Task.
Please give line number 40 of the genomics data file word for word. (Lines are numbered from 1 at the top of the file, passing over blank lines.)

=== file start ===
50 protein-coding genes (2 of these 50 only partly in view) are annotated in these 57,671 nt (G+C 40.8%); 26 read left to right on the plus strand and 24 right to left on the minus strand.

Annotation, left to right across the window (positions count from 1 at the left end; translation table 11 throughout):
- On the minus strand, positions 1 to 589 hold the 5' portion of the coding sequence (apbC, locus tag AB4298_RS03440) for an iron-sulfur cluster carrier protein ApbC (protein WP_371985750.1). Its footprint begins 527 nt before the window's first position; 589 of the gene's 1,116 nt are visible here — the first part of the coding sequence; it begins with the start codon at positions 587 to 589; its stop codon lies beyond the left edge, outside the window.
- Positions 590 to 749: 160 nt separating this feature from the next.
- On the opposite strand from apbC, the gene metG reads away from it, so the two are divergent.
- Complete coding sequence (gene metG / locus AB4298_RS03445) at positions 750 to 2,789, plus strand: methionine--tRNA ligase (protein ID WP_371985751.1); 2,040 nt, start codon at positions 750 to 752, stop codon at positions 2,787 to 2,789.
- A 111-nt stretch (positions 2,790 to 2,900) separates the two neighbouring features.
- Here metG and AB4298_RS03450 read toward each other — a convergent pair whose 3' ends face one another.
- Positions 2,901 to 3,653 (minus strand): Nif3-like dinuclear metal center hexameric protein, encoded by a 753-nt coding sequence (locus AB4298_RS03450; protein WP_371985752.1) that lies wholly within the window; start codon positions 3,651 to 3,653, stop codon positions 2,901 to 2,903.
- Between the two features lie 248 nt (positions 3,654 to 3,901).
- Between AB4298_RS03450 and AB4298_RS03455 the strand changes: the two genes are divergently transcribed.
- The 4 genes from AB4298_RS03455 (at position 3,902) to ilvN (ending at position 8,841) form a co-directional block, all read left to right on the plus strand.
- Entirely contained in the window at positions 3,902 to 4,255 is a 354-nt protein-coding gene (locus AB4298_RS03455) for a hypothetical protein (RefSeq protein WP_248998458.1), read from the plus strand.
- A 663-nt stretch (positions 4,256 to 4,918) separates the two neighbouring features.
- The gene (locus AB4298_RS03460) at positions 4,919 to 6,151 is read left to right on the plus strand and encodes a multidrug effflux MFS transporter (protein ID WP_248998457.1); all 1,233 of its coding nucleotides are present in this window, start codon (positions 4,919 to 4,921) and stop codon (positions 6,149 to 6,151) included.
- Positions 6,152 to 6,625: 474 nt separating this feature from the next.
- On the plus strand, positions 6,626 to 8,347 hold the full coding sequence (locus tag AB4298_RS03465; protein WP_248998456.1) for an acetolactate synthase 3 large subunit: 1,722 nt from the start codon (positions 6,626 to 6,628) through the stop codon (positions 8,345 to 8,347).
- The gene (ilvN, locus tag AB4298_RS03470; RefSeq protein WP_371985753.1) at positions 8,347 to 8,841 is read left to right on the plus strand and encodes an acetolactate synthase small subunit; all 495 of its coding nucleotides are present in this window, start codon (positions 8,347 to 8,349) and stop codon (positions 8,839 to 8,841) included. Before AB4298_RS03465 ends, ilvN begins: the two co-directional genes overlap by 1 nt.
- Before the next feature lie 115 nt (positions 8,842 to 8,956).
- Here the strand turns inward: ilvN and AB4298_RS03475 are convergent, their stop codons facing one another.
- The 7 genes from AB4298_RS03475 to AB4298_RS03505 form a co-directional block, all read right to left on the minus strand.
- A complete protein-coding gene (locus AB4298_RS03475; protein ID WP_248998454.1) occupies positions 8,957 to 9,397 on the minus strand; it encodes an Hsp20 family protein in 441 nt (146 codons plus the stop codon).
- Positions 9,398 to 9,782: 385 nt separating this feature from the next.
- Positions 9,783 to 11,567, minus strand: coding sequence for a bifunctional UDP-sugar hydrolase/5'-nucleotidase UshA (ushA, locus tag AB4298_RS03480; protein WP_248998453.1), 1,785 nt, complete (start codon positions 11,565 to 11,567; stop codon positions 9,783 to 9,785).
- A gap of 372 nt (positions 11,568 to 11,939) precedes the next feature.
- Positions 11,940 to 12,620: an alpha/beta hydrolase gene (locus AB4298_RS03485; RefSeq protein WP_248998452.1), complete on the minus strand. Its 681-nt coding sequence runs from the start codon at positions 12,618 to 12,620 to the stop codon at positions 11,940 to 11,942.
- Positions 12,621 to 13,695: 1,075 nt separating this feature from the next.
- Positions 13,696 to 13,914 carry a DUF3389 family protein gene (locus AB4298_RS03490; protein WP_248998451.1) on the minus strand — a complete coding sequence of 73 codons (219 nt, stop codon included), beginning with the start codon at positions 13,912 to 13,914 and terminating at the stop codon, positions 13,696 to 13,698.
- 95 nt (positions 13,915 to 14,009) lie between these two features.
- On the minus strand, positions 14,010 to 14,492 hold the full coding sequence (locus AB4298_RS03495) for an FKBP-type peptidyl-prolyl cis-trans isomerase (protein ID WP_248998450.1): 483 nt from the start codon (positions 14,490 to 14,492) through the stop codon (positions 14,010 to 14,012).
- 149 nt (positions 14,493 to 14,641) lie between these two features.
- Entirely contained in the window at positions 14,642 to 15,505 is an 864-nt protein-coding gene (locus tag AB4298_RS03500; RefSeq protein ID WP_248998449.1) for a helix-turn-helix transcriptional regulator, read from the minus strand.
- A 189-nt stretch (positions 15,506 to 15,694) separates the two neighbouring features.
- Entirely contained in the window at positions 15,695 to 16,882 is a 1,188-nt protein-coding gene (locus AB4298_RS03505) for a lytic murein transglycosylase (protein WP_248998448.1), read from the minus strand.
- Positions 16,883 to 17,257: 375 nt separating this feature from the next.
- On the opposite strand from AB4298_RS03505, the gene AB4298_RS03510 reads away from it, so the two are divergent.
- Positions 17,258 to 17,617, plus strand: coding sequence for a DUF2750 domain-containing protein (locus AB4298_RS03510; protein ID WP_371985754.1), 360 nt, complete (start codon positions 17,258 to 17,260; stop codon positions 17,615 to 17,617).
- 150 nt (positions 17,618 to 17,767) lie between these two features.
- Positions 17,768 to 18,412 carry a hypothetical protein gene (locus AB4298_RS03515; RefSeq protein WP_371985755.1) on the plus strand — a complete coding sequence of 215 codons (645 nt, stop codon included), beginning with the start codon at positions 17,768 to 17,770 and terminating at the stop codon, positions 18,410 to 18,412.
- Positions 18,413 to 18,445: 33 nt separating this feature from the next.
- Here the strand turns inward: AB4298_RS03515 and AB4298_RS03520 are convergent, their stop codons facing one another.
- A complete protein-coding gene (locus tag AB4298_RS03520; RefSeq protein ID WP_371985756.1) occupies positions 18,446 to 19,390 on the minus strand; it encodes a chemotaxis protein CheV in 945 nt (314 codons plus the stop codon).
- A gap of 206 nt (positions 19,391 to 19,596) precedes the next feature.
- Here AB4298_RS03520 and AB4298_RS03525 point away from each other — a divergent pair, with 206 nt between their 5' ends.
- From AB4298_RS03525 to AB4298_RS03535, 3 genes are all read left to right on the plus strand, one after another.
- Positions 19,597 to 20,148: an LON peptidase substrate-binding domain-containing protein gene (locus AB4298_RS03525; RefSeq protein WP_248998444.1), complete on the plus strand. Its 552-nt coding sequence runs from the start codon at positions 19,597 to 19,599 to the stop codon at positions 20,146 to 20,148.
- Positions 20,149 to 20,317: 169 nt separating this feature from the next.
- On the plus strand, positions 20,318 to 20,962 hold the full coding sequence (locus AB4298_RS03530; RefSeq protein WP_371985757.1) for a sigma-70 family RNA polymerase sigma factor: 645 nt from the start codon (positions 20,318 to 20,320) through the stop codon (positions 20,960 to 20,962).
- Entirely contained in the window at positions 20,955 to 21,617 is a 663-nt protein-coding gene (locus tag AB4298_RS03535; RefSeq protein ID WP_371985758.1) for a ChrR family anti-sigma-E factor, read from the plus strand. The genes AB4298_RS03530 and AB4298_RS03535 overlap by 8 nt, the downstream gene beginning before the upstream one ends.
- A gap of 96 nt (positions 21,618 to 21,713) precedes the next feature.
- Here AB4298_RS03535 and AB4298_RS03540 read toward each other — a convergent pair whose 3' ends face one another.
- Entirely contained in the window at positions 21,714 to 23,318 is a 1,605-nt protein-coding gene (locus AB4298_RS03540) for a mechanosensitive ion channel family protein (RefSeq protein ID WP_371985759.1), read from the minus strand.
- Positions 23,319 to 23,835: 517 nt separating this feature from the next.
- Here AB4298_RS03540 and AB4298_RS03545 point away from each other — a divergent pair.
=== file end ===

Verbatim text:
- Positions 18,413 to 18,445: 33 nt separating this feature from the next.